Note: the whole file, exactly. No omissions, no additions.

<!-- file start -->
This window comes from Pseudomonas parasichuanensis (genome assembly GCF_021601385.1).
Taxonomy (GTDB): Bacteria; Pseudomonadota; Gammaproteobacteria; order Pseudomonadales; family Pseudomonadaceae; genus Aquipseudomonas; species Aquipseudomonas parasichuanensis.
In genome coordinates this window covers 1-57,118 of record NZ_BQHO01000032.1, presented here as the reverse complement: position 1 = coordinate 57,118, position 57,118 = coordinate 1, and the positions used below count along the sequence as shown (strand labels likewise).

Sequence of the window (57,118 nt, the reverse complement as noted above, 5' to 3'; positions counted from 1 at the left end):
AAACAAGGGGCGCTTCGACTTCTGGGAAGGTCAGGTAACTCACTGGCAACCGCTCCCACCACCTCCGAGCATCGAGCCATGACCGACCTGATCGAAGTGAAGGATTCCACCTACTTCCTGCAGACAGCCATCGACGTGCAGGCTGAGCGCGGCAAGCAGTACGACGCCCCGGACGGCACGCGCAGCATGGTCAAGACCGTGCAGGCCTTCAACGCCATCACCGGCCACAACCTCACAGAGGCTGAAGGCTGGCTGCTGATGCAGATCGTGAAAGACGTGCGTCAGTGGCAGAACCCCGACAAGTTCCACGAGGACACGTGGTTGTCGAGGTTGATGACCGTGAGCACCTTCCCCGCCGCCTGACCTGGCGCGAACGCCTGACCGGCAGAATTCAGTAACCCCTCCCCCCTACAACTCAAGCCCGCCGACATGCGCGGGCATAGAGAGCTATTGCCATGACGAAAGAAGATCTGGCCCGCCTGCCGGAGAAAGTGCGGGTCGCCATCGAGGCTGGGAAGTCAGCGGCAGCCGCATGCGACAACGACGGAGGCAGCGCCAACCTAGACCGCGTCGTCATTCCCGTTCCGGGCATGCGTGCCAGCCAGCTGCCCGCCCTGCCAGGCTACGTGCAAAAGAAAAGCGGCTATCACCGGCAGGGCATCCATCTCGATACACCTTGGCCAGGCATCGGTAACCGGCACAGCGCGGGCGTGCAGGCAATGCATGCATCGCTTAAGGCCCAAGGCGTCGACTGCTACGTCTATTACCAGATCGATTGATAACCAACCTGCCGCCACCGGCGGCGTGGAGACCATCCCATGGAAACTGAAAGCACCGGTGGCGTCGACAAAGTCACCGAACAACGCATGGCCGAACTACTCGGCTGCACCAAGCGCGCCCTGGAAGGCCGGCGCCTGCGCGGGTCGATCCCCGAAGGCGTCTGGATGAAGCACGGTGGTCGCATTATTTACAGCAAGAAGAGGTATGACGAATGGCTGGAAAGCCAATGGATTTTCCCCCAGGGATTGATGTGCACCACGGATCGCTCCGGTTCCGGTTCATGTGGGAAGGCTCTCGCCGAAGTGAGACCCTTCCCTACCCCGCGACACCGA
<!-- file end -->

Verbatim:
This window comes from Pseudomonas parasichuanensis (genome assembly GCF_021601385.1).
Taxonomy (GTDB): Bacteria; Pseudomonadota; Gammaproteobacteria; order Pseudomonadales; family Pseudomonadaceae; genus Aquipseudomonas; species Aquipseudomonas parasichuanensis.
In genome coordinates this window covers 1-57,118 of record NZ_BQHO01000032.1, presented here as the reverse complement: position 1 = coordinate 57,118, position 57,118 = coordinate 1, and the positions used below count along the sequence as shown (strand labels likewise).

Sequence of the window (57,118 nt, the reverse complement as noted above, 5' to 3'; positions counted from 1 at the left end):
AAACAAGGGGCGCTTCGACTTCTGGGAAGGTCAGGTAACTCACTGGCAACCGCTCCCACCACCTCCGAGCATCGAGCCATGACCGACCTGATCGAAGTGAAGGATTCCACCTACTTCCTGCAGACAGCCATCGACGTGCAGGCTGAGCGCGGCAAGCAGTACGACGCCCCGGACGGCACGCGCAGCATGGTCAAGACCGTGCAGGCCTTCAACGCCATCACCGGCCACAACCTCACAGAGGCTGAAGGCTGGCTGCTGATGCAGATCGTGAAAGACGTGCGTCAGTGGCAGAACCCCGACAAGTTCCACGAGGACACGTGGTTGTCGAGGTTGATGACCGTGAGCACCTTCCCCGCCGCCTGACCTGGCGCGAACGCCTGACCGGCAGAATTCAGTAACCCCTCCCCCCTACAACTCAAGCCCGCCGACATGCGCGGGCATAGAGAGCTATTGCCATGACGAAAGAAGATCTGGCCCGCCTGCCGGAGAAAGTGCGGGTCGCCATCGAGGCTGGGAAGTCAGCGGCAGCCGCATGCGACAACGACGGAGGCAGCGCCAACCTAGACCGCGTCGTCATTCCCGTTCCGGGCATGCGTGCCAGCCAGCTGCCCGCCCTGCCAGGCTACGTGCAAAAGAAAAGCGGCTATCACCGGCAGGGCATCCATCTCGATACACCTTGGCCAGGCATCGGTAACCGGCACAGCGCGGGCGTGCAGGCAATGCATGCATCGCTTAAGGCCCAAGGCGTCGACTGCTACGTCTATTACCAGATCGATTGATAACCAACCTGCCGCCACCGGCGGCGTGGAGACCATCCCATGGAAACTGAAAGCACCGGTGGCGTCGACAAAGTCACCGAACAACGCATGGCCGAACTACTCGGCTGCACCAAGCGCGCCCTGGAAGGCCGGCGCCTGCGCGGGTCGATCCCCGAAGGCGTCTGGATGAAGCACGGTGGTCGCATTATTTACAGCAAGAAGAGGTATGACGAATGGCTGGAAAGCCAATGGATTTTCCCCCAGGGATTGATGTGCACCACGGATCGCTCCGGTTCCGGTTCATGTGGGAAGGCTCTCGCCGAAGTGAGACCCTTCCCTACCCCGCGACACCGA